On Bangalore:
I love Bangalore. My sister used to live here in Cox Town and I used to come here in any given opportunity. I have lovely memories and there’s good weather through the year! It’s beautiful to just drive by. We used to have coffee at Indian Coffee House for four bucks. It’s just so airy and bright and cheerful.

How's married life treating you?
Married life is treating me very well. This is our first film together after married life and so it’s even more special for us. But he and I don’t discuss Ghanchakkar at all. He was asked whether Vidya’s anything like Neetu and he replied, ‘definitely not her dressing’. But I think he likes it.

Jun 9, 2013

Interview: The Twilight Players

Ammo, Sinbad and Jimi
They’ve hijacked a stage, performed at all the big music festivals worldwide and can best be remembered by Indians for their groovy moves in Anurag Kashyap’s ‘Dev D’ in songs like ‘Pardesi’ and ‘Saali Khushi’. British-Punjabis brought up in Hertfordshire, ‘The Twilight Players’, as they call themselves, have an interesting story to tell.

After all, it isn’t everyday that three brothers decide to dance for a living. Their common love began when the eldest — Gurpal Singh Phgura, who goes by ‘Sinbad’  — was introduced to ‘Open Hand’, a precursor to hip hop and breakdance incorporating elements of funk and bop jazz, after which the other two followed suit.

“The thing about the dance is that because we’ve been doing it for so long, it’s more than just the dance. It allows us to play and move to music that we love. It’s about the music as much as the movement,” says Sinbad, adding, “For the last few years, we’ve actually been treated more like a band because of the way we put ourselves forward.”

Middle brother Amrik aka ‘Ammo’ emphasises their love for rhythm. “These days, a lot of rhythmical moves are being lost to trick moves and gimmicks. We stay away from that. Our dance comes from California, where back in the 70s, it was a rhythmic format. We stay true to that and that’s our discipline.”

“It’s the discipline to fall back on but the rock ‘n roll is the ska, Latin jazz and electro swing that’s throwing the disciplines away and leaving you with the raw energy on stage. The two elements — the disciple and the feel — work well. The music is cinematic and our shows are always a mad sporadic journey!” elaborates Sinbad.

The chemistry between them is tangible both on and off stage. “Jimi’s the youngest, most talented and most handsome,” jokes Ammo, too which Sinbad points out, “Ammo and I have to get noticed; Jimi doesn’t even talk but he’s the image of the trio. There are three different personalities coming together that complement each other. When we go on stage, it’s like entering another world of ‘The Twilight Players’. It’s like a cartoon!”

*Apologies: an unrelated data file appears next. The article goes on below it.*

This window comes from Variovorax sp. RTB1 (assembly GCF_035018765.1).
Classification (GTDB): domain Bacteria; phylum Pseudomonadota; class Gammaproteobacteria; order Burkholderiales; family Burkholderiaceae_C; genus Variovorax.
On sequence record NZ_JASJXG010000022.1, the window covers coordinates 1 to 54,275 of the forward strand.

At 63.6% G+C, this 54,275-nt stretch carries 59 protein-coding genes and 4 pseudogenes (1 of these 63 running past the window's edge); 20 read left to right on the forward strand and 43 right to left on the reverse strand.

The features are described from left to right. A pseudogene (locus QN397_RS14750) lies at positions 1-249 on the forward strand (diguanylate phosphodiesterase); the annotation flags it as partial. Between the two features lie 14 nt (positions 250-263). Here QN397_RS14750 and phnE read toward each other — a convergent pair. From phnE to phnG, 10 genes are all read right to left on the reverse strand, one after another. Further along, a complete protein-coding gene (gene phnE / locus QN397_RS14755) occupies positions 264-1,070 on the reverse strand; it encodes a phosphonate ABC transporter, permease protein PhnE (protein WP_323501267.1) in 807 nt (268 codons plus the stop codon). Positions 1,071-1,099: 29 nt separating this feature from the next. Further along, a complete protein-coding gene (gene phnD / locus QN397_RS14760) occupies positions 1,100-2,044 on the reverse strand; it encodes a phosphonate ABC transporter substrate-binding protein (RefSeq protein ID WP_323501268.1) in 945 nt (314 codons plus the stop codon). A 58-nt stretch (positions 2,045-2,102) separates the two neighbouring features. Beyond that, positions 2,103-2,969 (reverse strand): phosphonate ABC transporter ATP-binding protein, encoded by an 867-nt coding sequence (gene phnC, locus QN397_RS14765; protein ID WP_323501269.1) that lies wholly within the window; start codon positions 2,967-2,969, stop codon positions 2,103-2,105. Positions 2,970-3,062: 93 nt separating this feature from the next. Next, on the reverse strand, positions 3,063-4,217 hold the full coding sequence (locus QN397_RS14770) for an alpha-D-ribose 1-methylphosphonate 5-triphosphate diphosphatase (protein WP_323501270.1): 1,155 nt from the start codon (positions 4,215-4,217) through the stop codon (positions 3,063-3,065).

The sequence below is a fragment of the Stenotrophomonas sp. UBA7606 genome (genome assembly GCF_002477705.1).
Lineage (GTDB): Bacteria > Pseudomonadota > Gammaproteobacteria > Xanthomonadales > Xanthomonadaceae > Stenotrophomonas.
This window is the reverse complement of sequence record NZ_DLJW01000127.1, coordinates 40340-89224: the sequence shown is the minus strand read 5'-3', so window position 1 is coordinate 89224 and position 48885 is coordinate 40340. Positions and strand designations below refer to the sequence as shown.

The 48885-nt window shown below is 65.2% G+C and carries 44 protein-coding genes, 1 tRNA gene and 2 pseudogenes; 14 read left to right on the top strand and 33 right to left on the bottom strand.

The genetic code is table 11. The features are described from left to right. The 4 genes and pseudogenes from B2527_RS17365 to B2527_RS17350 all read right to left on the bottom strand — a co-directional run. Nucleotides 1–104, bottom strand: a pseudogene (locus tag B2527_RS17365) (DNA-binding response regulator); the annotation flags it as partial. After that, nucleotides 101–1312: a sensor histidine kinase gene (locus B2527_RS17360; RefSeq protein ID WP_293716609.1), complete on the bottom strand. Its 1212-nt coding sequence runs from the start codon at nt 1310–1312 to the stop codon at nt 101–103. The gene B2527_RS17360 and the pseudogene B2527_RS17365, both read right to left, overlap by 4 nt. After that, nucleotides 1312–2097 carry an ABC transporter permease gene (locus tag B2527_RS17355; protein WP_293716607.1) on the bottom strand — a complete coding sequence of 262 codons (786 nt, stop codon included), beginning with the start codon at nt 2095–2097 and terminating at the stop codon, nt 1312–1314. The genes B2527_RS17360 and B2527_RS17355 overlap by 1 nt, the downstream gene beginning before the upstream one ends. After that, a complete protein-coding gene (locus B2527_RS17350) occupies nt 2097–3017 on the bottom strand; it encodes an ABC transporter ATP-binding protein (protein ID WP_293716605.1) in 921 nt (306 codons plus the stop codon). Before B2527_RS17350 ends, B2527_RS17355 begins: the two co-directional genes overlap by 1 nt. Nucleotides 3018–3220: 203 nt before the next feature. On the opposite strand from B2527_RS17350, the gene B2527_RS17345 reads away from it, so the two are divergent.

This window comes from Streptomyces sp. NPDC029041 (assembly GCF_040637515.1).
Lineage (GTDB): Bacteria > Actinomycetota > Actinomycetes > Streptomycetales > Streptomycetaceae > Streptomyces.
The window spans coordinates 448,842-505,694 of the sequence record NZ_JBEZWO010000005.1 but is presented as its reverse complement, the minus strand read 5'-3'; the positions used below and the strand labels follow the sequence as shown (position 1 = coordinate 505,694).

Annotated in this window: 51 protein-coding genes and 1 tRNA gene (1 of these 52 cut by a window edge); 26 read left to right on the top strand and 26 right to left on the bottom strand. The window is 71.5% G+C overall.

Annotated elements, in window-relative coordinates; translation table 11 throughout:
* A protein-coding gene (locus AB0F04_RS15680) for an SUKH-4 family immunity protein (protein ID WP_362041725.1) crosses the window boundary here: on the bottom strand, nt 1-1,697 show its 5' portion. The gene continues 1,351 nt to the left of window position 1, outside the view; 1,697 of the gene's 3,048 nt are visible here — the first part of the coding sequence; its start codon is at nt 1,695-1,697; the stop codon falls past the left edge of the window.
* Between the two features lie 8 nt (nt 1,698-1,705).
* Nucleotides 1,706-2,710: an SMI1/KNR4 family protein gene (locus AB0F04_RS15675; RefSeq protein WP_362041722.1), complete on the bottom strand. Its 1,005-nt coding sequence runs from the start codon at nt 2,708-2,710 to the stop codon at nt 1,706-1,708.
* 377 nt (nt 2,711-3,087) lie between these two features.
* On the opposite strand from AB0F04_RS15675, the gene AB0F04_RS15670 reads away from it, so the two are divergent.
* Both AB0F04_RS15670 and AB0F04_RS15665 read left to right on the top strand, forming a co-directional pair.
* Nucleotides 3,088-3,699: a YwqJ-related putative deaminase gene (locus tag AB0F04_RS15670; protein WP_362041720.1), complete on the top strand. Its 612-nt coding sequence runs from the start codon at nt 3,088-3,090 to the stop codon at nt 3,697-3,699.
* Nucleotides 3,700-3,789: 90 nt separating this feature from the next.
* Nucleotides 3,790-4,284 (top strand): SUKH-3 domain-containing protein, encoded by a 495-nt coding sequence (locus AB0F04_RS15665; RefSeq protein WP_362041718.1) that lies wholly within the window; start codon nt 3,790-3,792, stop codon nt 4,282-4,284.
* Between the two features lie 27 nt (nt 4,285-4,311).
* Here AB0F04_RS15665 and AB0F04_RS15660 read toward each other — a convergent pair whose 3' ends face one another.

Sukjeevan aka ‘Jimi’ speaks little. But when he does, he chooses ‘Dev D’ as the preferred topic. “It was an amazing experience. We heard the music while in England and when Anurag contacted us, it was all quite organic. We didn’t know what we were going to be doing and initially, we didn’t understand the music. But after listening to it some more, the byproduct was what the audience saw,” he explains.

Sinbad adds, “We knew ‘Dev D’ was a game changer. We’ve also done Rohan Sipply’s ‘Love and All That Jazz’ and again, that was cutting edge. We pick things that turn us on. As artistes, we have to be in a setting that we’ve chosen with the right-minded people.”

Though the three have had many great shows, the one they recall best is the one they hijacked. “It was a few years back in London. The stage was empty at one point and there was a massive crowd. We gave the DJ the CD, asked him to put it on and hijacked the stage! It’s about that rock ‘n roll mindset and it was definitely a high point for us because it was a revolutionary move,” recalls Sinbad.

Bangalore, for them, is still unexplored and a relatively new City compared to Mumbai or New Delhi. But, as Ammo wraps up, “we’ll be back soon enough”!

(The interview was published in Metrolife, Deccan Herald on June 10, 2013)

Full text

On Bangalore:

Ammo: Me and Jimi used to come to Bangalore a few years ago to visit an ashram. So we’ve never really seen the real scene. But we’ll be back soon enough.

Sinbad: It’s the first time we’re performing in Bangalore – we’ve performed in Bombay and Delhi quite a few times. We’ve always wanted to come and people have been asking us and mailing. I’m glad that we could come now.

Jimi: I haven’t seen the city yet but the film city is quite something!

On what drives them to dance: 

Sinbad: The thing about the dance is that because we’ve been doing it for so long and how we do it, it’s really more than the dance. We’ve always kind of stayed out of the mainstream because it allows us to play and move to music that we love. It’s about the music as much as the movement. For the last few years, we’ve actually been treated more like a group, like a band. It’s the way we put ourselves forward. We’ve done six Glastonburys, all the biggest festivals and even there, we’re not a part of a dance show – it’s always been with bands. Our thing was to bring rock n’ roll to what we’re about through stage and personality. Above and beyond that, we can’t stop yet because there’s so much more to do. If we had stopped, then we wouldn’t be in Bangalore now. We kind of pick and choose the things we do but the right people always come to us, connect with us. That’s the reason we do what we do.

Ammo: We love rhythm and dance. And in today’s dance scene, a lot of rhythmical moves are being lost to trick moves and gimmicks. We stay away from that. Our lineage goes back to California, where our dance comes from. Originally, back in the 70s, it was a rhythmic format and we stay true to that – that’s our discipline right there.